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Have FinFET foundry nodes fallen in cost?

BlueNode

New member
Hi all – Is it cheaper to go with FinFET process nodes in 2021 than it was a few years ago? I mostly mean the initial foundry nodes, and maybe one or two shrinks beyond that, coming up just shy of the current cutting edge nodes (5nm). So for example:

-- TSMC 16/12nm and Samsung 14nm (presumably their nth-generation versions of it, like 14LPP or the "14LPU" that I heard about somewhere)
-- TSMC 10nm and Samsung 10/8nm (same assumption about mature versions like 10LPU or 8LPU)
-- TSMC 7nm DUV and maybe Samsung's 7nm EUV?

There was always supposed to be a large upfront, non-recurring cost to move down to FinFET nodes, compared to the best planar options like 28nm (and now there are "22nm" planar nodes that improve on 28nm). Has the delta shrunk? Has the absolute cost of designing a new product in FinFET nodes shrunk at all, since they were introduced by the foundries?

I think TSMC didn't want their 10nm to become a long node, so I imagine they steer people away from it these days. Do you think their 7nm nodes are comparable in cost to 10nm, or maybe that in a couple of years they will be?

Some of the nodes out there seem to be designed specifically for migration from an earlier, larger node, not for new products, like Samsung's 11LPP, which is designed for existing customers on one of their 14nm nodes. I'm most interested in scenarios where you can design an ASIC or SoC from scratch, maybe a new family of products. I guess one consideration would be whether you see a product line having to move to FinFET eventually anyway, so then it becomes of question of pay now or pay later.

Interestingly, some of the gains with new planar nodes look so good that I wonder if they actually match 16/14nm processes now. e.g. TSMC's 22nm is supposed to be a 30% performance or power improvement over 28HPC. That sounds similar to the improvement you'd expect from the first-gen FinFET nodes, the 16/14nm portfolios. (Especially since I think 28HPC is already a significant boost over earlier 28nm nodes – I wonder what 28nm reference points the 16/14nm nodes were compared to back in 2015 or whenever.) Some of the SOI processes look good to, the 20-something nm ones, but I wonder if they cost as much as bulk FinFET. Anyway, have you seen or heard of a fall in FinFET costs over the last few years? Will FinFET ever be as cheap as planar, say by 2025 or so?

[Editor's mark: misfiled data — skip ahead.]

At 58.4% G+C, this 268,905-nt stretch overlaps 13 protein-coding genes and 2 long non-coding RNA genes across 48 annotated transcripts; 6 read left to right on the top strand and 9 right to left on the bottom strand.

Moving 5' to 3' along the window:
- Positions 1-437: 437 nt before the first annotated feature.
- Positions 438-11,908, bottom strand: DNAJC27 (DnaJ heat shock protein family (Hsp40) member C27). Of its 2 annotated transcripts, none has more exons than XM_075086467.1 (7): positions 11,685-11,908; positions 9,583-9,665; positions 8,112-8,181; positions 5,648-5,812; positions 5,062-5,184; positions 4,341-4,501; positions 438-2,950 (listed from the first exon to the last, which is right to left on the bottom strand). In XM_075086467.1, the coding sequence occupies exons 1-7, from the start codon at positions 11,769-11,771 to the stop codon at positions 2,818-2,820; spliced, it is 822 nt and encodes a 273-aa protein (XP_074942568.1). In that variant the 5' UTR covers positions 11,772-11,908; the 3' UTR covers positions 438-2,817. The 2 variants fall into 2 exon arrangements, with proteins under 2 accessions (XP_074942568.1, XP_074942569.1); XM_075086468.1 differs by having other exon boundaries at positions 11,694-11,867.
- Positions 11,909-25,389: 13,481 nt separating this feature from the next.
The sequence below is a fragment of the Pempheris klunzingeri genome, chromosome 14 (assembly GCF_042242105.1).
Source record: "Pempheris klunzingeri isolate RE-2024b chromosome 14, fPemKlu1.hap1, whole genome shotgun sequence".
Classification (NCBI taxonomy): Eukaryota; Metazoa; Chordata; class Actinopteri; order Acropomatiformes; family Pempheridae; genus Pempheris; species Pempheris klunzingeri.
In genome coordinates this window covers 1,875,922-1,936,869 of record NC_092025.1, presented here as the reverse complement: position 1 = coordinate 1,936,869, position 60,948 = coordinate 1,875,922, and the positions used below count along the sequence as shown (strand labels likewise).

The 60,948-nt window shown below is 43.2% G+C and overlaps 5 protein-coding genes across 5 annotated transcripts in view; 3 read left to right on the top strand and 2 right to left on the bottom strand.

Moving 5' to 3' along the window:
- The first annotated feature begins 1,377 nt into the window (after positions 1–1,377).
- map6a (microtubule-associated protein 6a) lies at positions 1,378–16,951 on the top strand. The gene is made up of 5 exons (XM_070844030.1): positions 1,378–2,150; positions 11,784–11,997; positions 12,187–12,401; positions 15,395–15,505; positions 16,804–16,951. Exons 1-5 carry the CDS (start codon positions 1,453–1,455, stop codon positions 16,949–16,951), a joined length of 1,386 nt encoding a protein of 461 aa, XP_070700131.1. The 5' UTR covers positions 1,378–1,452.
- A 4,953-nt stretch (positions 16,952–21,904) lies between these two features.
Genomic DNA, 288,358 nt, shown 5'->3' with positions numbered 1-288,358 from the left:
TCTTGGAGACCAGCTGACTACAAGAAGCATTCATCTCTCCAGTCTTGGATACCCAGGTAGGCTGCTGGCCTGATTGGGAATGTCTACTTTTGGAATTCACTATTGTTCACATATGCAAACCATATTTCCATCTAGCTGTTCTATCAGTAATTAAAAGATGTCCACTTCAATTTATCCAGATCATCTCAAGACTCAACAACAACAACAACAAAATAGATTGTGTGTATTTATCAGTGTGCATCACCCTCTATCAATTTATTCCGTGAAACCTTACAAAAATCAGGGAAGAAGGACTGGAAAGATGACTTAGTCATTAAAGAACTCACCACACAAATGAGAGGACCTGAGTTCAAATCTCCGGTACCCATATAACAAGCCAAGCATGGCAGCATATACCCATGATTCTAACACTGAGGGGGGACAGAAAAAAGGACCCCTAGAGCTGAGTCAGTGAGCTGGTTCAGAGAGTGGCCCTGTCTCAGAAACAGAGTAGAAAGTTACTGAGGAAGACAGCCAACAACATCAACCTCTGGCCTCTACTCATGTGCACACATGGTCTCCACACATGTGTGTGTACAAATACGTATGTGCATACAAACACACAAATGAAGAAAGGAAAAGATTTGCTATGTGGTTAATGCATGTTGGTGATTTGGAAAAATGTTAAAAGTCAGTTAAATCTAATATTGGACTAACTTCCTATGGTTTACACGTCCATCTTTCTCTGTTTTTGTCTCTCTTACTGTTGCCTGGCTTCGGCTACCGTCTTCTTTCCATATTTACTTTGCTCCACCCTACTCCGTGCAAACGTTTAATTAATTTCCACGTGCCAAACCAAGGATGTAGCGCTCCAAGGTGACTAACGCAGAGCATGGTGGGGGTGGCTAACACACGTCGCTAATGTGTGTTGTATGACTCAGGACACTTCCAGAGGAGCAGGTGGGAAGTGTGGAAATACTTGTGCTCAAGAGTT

Thanks.
 

IanD

Active member
Depends what you mean by "Will FinFET ever be as cheap as planar"... ;-)

As cheap for upfront NRE/mask costs -- no, design and manufacture are more complex and more costly.

As cheap per wafer -- no, see above.

As cheap per gate -- yes (they're already cheaper) because of higher gate density, though this is largely driven by metal pitch not the fact that FinFETs are used. But of course all the fine-pitch processes *are* FinFET...

The issue is that the lower cost *per gate* (or per chip with a given function) only applies if you order a *lot* of silicon, meaning big chips or high volumes or both. Saving a few dollars off the die cost when the NRE cost goes up by millions of dollars doesn't always give cheaper chips...

There's also TTM (time to market) to consider; it takes longer to do the design/verification in advanced FinFET nodes and the manufacturing TAT is longer, so the risk is that you might end up with a theoretically cheaper die but your competitor who got there before you gets 80% of the market and you get 20%, which drops their costs and brings in more profit.

There are a few markets where bleeding-edge technology is worth it (mobile phones, CPUs, networking) and these tend to be the ones that make the headlines; there are far more where the added cost and delay means a less advanced process is better, either older FinFET or planar depending on the particular design.

All process costs fall with time, but there's still a "right" process choice for a design which is rarely very old or very new...
 
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